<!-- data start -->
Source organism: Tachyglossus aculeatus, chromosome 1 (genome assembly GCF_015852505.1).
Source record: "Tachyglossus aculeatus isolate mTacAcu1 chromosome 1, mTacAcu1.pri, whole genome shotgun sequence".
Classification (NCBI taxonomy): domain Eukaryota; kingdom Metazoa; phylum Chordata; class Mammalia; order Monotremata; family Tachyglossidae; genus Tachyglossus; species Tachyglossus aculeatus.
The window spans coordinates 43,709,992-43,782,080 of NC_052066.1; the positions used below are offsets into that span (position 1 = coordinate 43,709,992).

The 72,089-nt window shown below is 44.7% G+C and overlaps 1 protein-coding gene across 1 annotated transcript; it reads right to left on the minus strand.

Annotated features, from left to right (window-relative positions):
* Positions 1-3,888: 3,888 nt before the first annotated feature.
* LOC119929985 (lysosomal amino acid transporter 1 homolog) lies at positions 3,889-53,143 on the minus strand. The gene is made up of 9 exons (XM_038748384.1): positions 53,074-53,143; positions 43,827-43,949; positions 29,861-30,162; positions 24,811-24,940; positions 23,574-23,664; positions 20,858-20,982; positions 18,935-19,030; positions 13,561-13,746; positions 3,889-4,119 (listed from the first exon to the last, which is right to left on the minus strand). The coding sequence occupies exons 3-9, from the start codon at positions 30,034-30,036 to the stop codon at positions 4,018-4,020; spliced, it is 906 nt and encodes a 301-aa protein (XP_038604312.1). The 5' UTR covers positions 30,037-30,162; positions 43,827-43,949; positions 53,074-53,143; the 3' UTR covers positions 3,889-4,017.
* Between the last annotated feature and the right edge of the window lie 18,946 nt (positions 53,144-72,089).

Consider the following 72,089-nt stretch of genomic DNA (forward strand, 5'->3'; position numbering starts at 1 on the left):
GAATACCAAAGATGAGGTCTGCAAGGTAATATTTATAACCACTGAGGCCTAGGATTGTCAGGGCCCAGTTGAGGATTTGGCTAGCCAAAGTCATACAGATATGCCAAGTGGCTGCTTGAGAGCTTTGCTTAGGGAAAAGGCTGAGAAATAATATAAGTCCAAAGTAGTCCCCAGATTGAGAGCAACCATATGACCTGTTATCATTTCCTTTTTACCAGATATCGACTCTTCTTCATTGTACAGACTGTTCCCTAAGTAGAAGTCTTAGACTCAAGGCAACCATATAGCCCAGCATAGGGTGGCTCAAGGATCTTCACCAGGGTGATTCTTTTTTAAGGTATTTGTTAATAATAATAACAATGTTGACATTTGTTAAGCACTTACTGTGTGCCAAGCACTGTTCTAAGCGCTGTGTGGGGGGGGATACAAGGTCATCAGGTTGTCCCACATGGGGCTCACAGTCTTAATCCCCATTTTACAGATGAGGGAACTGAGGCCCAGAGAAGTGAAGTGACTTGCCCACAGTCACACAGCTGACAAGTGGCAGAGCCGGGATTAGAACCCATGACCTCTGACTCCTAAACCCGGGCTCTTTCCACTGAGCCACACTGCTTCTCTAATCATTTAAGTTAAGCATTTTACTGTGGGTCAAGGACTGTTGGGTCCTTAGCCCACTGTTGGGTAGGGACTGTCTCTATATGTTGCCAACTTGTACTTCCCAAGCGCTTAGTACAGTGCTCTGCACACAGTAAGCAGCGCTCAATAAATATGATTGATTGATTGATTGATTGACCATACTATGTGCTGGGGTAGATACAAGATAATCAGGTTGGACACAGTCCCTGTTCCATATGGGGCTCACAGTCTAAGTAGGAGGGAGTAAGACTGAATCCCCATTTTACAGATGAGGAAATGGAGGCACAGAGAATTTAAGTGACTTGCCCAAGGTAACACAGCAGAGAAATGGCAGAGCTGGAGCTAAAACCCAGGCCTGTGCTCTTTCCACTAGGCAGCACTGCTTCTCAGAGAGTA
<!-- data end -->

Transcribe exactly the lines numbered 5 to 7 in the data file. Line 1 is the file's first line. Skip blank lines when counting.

The 72,089-nt window shown below is 44.7% G+C and overlaps 1 protein-coding gene across 1 annotated transcript; it reads right to left on the minus strand.

Annotated features, from left to right (window-relative positions):
* Positions 1-3,888: 3,888 nt before the first annotated feature.